Battle of the Budget
Legislative forum provides ideas with budget cuts creeping close
Published: Tuesday, November 5, 2013
Updated: Tuesday, November 5, 2013 23:11
Funding cuts to higher education generated a night of discussion Tuesday with students, legislators and Marshall faculty and administration in attendance.
House delegates Kevin Craig, Don Perdue, Kelli Sobonya, Jim Morgan, Carol Miller and Huntington Mayor Steve Williams answered questions and expressed ideas and concerns regarding West Virginia’s financial future. Senator Bob Plymale was also in attendance.
Beth Vorhees of West Virginia Public Broadcasting served as moderator of the discussion, which began with an introduction of panel members and quickly moved to direct discussion of the state’s financial situation and the impact on higher education.
Craig said state revenue streams are decreasing, which makes it hard to find money for items like higher education. With so many issues needing more funding, Sabonya said increasing revenue is necessary.
A question was raised regarding the impact of funding cuts on financial aid, to which legislators said the PROMISE Scholarship, in particular, will likely be unaffected as it is special revenue based rather than general revenue based.
Another question was raised about the state government’s “rainy day fund,” which is money (almost $1 billion) that is stored in case of a state financial emergency. General revenue money is used to supply the rainy day fund. Since West Virginia is an energy producing state, the fund is designed to deal with the boom and bust economy that entails.
Craig said he felt the fund could be a viable option to offset the funding cut impacts, but the amount and use of funds would require a lengthy discussion and process.
“I think its raining…I can see a lot of discussion around the rainy day fund and pulling funds out of that, the question is what will we use them for,” Craig said.
A major item of concern for West Virginia’s financial situation is the Affordable Care Act, which creates an expansion of Medicare and Medicaid. This expansion is likely to create more holes in state revenue and funding.
Williams spoke up in firm support of Marshall and its impact on the local economy. He introduced the idea that across the board cuts are not the answer, rather targeted, precise cuts.
“The biggest problem you have is when you say 7.5 percent across the board,” Williams said. “Now you’re cutting muscle and you’re cutting vital organs when otherwise, if it was more targeted so that you were assuring in higher education that you’re doing that is necessary to diversify the economy.”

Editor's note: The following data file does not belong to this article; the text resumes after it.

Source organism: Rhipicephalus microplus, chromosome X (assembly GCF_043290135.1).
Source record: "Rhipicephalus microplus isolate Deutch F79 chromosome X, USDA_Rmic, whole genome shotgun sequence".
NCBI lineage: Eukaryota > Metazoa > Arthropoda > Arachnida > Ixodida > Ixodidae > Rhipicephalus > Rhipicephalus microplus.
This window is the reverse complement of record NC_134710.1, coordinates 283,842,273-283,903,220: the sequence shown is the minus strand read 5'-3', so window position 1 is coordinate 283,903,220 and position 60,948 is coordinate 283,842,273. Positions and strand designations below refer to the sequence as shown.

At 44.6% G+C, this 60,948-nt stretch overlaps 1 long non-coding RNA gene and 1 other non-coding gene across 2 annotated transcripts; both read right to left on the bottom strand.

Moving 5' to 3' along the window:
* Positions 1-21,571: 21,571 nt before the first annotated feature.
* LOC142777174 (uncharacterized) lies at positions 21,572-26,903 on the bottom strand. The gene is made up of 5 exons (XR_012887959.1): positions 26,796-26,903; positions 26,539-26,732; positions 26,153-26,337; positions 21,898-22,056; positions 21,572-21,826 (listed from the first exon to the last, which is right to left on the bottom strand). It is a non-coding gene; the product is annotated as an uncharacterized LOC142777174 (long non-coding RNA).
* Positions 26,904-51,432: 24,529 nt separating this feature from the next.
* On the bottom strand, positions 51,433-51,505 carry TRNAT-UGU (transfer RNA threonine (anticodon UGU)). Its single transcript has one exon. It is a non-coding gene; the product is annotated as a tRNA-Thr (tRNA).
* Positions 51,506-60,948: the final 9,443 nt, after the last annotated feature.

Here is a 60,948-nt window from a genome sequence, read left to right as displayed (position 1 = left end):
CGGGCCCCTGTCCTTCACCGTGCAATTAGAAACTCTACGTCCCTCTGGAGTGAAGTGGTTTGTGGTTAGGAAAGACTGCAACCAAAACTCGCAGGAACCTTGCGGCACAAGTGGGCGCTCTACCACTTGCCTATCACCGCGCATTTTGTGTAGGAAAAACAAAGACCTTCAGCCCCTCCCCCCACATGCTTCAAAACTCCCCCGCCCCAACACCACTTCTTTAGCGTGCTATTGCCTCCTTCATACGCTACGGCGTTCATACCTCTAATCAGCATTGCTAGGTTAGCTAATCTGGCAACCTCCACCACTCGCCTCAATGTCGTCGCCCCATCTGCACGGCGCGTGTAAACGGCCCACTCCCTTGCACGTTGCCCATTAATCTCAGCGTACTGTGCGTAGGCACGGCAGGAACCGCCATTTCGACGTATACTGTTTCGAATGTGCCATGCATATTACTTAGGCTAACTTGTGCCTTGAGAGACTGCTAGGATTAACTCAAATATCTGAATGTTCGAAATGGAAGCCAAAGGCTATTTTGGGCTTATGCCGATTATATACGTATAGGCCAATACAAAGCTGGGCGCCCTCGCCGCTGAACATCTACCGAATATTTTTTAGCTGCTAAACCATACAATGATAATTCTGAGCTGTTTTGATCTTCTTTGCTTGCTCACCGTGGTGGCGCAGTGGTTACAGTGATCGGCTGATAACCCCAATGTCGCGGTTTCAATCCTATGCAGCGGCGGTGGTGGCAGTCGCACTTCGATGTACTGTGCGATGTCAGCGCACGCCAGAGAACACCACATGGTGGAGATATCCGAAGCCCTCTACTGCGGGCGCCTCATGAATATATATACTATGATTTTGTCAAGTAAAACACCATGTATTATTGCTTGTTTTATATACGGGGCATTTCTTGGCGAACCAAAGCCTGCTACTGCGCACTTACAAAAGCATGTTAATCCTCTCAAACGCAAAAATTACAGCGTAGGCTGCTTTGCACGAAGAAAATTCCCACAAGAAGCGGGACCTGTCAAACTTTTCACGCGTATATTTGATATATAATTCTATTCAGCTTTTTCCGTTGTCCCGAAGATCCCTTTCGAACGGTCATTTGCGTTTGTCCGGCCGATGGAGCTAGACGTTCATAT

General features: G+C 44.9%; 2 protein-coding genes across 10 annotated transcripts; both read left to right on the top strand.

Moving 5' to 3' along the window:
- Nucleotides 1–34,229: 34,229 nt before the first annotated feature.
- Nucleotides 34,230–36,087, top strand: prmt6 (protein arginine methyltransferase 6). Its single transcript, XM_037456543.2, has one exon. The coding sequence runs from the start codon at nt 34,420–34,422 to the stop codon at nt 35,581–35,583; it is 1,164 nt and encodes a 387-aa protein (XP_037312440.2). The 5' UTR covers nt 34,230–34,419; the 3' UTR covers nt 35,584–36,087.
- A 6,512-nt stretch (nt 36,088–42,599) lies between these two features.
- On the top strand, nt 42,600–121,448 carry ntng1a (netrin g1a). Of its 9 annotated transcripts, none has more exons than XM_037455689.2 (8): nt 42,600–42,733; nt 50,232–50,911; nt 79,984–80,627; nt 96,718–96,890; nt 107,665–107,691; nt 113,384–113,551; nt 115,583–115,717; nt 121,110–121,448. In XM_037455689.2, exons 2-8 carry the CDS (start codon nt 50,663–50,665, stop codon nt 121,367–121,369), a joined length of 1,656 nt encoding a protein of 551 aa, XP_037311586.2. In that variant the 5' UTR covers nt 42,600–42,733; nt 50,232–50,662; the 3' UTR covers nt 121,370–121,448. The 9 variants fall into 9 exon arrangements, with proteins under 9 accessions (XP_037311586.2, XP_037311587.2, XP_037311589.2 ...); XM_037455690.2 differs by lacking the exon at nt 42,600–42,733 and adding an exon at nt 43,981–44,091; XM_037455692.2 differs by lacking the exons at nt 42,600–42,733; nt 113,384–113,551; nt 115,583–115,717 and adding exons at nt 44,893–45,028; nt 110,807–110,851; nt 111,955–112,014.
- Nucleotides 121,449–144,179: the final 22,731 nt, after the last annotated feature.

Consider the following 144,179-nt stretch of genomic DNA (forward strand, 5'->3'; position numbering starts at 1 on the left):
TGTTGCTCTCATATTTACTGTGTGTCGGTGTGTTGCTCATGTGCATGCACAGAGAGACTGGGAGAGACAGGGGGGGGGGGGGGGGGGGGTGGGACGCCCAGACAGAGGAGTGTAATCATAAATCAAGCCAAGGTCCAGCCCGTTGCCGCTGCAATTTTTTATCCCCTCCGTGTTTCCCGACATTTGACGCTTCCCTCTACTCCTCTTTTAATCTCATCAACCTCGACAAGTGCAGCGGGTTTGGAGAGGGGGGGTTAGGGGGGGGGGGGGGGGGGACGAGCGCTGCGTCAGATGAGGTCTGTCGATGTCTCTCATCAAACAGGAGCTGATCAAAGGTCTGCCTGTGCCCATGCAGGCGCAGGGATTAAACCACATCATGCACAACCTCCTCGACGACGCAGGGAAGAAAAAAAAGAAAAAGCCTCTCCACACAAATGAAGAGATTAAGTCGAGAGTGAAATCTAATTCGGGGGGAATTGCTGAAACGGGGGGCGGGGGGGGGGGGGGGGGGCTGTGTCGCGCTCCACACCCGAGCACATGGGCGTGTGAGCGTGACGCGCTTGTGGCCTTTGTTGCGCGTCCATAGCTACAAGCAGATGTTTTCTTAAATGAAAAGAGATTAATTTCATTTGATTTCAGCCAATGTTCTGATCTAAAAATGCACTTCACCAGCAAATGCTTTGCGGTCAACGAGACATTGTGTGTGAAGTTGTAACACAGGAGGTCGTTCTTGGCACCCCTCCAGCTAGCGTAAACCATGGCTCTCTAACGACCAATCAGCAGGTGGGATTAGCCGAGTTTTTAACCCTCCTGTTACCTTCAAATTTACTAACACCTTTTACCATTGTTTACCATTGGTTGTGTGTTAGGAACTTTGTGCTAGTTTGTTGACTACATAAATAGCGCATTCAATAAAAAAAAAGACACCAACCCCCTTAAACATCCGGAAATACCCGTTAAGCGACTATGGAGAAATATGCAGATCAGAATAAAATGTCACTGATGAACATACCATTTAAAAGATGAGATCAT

Diversifying the economy and generating more revenue remained dominant in the discussion. An idea was introduced that would create taxes on Internet spending, thereby increasing revenue on a source that most people use today.
More taxes of any sort have historically been rejected from the beginning. But Morgan said what people want, like funding for higher education, will require them to pay.
“If people want something, and the money’s not there, then we have to realize we may have to pay for it,” Morgan said.
Perdue expressed his desire to see more students speaking out about these issues and attending forums like Tuesday’s. He said students should understand the importance of taking control of their future in the higher education system.
When asked about the changing job environment, legislators said entrepreneurship is quickly becoming a viable opportunity for young adults. They also said their job is to foster an environment that will allow for successful entrepreneurship.
The final question during the meeting introduced the possibility for a combination of small tax increases for online purchases and in-store purchases. The audience and legislators reacted positively to the idea and said it was a nice option to consider.
The forum ended with all five senators and the mayor committing to support higher education. While no specific promises were made regarding bill passage, the panel agreed that it was an issue that needed more focus and discussion by the state government.
Williams made a final plea to legislators to step forward and take action to find workable alternatives that are necessary in maintaining higher education.
Alison Wickline can be contacted at email@example.com.